Difference Between PGA and LGA


Difference Between PGA and LGA

Buying a computer can actually come down to you choosing between Intel and AMD processors. Although this may not seem like a big thing, since both of them have quality processors, it can become an issue when you want to upgrade your computer’s performance.

The main difference between PGA and LGA CPU socket types is physical. PGA basically means that the pins are placed on the processor, while the CPU socket has corresponding holes. On the other hand, LGA has a socket fitted with pins, while the CPU has holes that match the pins on the socket.

This physical difference between the PGA and the LGA socket types has also brought (dis)advantages for both of them, so stay tuned to find out their pros and cons. 

What Is a CPU Socket?

To be able to fully understand the difference between PGA and LGA, I have to start with a brief explanation of what a CPU socket is in the first place. CPU sockets are the least concern for many laics when they are buying a new computer, but once they want to upgrade its performance, then it comes to the fore.

The thing is that every CPU type, model or generation, has a CPU socket specifically designed for it. That is why when you want to change your CPU, you will be asked what your socket type is. There is only one right fit for one type of CPU socket.

A CPU socket will provide the necessary bridge between the processor and the rest of the computer. It will also provide power to the processor, making the transfer of data and information possible.

All nowadays computers have CPU sockets built in the motherboard, but that wasn’t always the case. The first CPU sockets were external and inserted into the motherboard just like you would insert a PCI card today.

The sockets that are made by Intel and AMD are very different, meaning that the pins in the socket have different configurations, which makes them not interchangeable. Also, they tend to change the architecture of the sockets very often.

This is mostly because the architecture of the CPU socket is adjusted to the CPU itself, not the other way around. And both manufacturers tend to change and improve their CPUs quite often. 

One curiosity – back in the days a dual CPU motherboard used to exist. It was the famous Socket 7 motherboard that was compatible with a total of seven processors – one made by Intel, and the rest made by AMD.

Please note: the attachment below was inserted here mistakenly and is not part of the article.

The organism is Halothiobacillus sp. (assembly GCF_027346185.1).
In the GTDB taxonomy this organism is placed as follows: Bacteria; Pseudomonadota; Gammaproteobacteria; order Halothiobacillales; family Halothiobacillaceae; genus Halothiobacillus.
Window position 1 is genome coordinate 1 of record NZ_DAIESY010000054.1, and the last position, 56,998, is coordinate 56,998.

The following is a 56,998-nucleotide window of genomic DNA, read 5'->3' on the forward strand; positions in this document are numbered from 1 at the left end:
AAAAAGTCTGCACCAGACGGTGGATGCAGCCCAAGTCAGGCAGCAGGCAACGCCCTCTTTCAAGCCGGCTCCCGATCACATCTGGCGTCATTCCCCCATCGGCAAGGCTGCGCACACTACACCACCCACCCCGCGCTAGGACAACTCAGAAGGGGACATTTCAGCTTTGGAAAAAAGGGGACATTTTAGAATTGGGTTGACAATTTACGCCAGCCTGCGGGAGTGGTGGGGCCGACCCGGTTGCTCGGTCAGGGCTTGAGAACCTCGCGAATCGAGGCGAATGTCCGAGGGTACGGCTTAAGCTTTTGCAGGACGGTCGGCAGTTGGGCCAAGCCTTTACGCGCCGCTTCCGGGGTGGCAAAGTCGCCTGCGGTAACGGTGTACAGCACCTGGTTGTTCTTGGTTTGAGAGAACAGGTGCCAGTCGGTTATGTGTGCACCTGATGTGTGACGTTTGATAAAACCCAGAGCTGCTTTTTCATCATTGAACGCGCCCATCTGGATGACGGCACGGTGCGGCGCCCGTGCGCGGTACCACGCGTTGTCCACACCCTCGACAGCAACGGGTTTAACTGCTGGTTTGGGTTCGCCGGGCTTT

LGA Socket Type

LGA or Land Grid Array is solely used by Intel since they started the production of CPUs. The name stands for the method Intel used when connecting the socket and the processor.

The socket consists of pins that are configured and placed on the socket and mounted to the motherboard. The compatible CPU has an equal number of holes, so it can perfectly fit into the socket.

PGA Socket Type

PGA or Pin Grid Array is completely opposite to the LGA method. PGA is mostly used by AMD, and it represents a method where the socket on the motherboard consists of a grid of holes, while the processor itself has the pins installed that fit those holes.

This is the main reason why Intel and AMD processors cannot be swapped between two motherboards that have been differently configured. 

There has been a rumor going on saying that the latest AMD processor will send PGA sockets to history, and start using the LGA technology. This news hasn’t been confirmed by AMD yet.

Advantages of LGA and PGA Sockets

Each of these two types of sockets has some advantages that also make them different in a specific way. They are different physically, but some other things need to be taken into consideration. 

A CPU that relies on LGA technology is generally more durable since there are fewer chances it’ll be damaged in the process of installing the CPU. This is because the pins are already on the motherboard, and there are no physical pins on the processor that can be bent, broken, ripped off, or damaged in any other way.

Also, pins in the LGA socket are much smaller in size when compared to the pins for the PGA socket, and that fact makes LGA more space-efficient. This is important if you are looking for a way to reduce the thickness of the device. 

Although it may seem that the difference is small, it can save a lot of space when even millimeters play a big role.

Motherboards with PGA sockets are known to be more durable since there is less chance they will be damaged by processor misalignment. Yes, you will damage the pins on the processor, but the socket itself will be intact.

When you look at it like this, it is easier to conclude that fixing the misalignment is cheaper when you have to change the processor itself, rather than having to change the socket or the motherboard itself.

Also, in a situation like this, it is always easier to repair pins that are bent on the processor, rather than repairing the pins that are bent in the socket. However, the pins can be straightened again only if they were not heavily damaged.

BGA Socket Type

In the end, I must mention that there is a third type of CPU socket as well. It is the BGA or Ball Grid Array socket. In a setting like this, the processor is permanently mounted to the motherboard, making every kind of upgrade virtually impossible.

Technically speaking, the BGA is not a socket at all, since it is permanently mounted to the board, which makes it a consistent part of the board. Because of this feature, motherboards with BGA tend to cost less.

With the increase in SOC (system on a chip) hardware, the popularity of BGA rose as well, so Intel has significantly increased the use of BGA sockets.

Other familiar SOC manufacturers strongly rely on this type of socket, like nVidia, Qualcomm, ARM, and many others.

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